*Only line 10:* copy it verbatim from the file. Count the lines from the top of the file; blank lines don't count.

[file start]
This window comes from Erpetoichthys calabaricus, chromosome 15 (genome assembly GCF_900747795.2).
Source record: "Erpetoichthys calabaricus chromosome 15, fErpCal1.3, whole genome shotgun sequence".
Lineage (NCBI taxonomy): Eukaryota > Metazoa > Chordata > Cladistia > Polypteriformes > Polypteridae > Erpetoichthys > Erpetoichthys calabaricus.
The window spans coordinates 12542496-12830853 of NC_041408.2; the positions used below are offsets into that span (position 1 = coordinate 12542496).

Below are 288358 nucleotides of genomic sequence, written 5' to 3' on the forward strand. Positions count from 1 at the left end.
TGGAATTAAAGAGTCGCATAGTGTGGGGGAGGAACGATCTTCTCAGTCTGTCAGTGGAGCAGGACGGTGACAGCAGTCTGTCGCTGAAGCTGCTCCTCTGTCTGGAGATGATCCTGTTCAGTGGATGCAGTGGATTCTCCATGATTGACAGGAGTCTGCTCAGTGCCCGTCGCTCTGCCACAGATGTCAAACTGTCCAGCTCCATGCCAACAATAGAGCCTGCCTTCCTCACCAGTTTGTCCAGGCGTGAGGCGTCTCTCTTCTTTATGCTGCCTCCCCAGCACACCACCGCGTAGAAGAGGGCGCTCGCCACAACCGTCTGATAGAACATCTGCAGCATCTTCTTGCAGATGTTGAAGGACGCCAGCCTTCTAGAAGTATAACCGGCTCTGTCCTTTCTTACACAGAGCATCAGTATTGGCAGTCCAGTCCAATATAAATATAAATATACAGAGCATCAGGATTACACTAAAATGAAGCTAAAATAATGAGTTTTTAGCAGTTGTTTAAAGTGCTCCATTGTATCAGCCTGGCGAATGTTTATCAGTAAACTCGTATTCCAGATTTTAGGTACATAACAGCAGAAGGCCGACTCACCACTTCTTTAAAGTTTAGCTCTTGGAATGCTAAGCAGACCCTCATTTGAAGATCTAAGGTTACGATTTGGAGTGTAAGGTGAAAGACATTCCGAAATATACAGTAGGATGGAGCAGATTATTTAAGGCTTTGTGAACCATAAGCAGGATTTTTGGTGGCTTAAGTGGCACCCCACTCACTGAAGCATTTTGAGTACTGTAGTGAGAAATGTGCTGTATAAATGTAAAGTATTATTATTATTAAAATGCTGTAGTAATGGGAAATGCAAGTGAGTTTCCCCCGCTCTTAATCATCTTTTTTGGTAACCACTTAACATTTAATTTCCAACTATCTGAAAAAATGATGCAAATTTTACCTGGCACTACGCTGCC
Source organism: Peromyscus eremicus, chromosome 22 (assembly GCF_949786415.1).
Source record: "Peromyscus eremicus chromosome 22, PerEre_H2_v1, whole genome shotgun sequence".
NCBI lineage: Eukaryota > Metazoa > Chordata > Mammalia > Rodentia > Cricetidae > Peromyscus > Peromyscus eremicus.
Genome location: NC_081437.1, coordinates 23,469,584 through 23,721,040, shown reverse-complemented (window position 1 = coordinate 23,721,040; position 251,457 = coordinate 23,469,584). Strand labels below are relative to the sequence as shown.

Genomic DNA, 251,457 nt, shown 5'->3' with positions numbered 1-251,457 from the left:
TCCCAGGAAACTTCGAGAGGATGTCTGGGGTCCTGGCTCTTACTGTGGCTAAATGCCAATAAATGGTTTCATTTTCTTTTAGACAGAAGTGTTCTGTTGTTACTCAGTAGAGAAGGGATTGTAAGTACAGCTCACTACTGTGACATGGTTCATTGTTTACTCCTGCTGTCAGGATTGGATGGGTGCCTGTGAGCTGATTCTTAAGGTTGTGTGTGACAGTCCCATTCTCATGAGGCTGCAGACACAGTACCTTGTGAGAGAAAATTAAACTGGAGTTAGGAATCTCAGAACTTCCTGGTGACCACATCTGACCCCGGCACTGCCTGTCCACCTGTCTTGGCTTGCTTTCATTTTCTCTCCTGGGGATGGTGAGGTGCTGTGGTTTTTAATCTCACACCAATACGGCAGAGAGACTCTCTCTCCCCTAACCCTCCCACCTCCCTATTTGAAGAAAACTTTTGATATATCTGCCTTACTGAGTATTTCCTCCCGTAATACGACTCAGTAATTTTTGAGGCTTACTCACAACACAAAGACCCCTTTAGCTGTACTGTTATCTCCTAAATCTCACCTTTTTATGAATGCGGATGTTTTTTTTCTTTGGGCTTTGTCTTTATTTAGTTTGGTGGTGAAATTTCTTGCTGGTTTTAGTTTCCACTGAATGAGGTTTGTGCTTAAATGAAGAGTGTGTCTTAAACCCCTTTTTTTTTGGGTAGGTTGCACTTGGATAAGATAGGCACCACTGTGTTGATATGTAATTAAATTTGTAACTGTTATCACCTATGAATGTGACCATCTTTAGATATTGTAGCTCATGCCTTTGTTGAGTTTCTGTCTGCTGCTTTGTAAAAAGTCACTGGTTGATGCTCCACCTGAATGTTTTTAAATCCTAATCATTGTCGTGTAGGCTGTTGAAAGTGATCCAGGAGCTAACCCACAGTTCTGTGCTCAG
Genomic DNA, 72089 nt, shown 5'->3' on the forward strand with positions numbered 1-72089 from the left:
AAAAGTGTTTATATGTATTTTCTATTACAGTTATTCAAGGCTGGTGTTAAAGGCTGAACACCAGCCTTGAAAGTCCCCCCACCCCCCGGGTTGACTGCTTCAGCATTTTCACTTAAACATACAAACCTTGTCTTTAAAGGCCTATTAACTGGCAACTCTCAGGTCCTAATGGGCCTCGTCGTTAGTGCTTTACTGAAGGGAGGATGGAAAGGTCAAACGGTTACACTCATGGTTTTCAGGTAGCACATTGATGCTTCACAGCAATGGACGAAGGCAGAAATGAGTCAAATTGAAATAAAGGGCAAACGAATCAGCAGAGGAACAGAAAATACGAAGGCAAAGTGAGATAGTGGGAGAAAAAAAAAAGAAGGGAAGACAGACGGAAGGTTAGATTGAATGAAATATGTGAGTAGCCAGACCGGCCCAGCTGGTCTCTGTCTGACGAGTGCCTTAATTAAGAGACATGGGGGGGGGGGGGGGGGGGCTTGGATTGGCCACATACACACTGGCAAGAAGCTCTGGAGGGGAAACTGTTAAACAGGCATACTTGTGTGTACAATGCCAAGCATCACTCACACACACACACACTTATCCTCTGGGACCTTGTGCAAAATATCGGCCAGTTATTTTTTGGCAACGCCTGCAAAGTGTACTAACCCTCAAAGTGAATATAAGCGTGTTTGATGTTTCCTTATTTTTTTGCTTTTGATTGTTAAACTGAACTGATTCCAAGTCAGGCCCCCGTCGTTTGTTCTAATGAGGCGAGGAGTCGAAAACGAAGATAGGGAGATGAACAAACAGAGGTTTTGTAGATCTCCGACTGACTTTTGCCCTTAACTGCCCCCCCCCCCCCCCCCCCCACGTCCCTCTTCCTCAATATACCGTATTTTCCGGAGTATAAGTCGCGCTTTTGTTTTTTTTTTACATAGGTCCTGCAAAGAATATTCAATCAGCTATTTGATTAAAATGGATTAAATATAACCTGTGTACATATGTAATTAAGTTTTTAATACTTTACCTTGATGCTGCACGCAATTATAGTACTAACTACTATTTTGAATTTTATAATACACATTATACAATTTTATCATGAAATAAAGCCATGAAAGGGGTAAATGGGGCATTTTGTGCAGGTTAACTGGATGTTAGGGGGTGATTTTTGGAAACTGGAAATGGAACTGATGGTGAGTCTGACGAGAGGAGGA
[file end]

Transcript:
Genome location: NC_081437.1, coordinates 23,469,584 through 23,721,040, shown reverse-complemented (window position 1 = coordinate 23,721,040; position 251,457 = coordinate 23,469,584). Strand labels below are relative to the sequence as shown.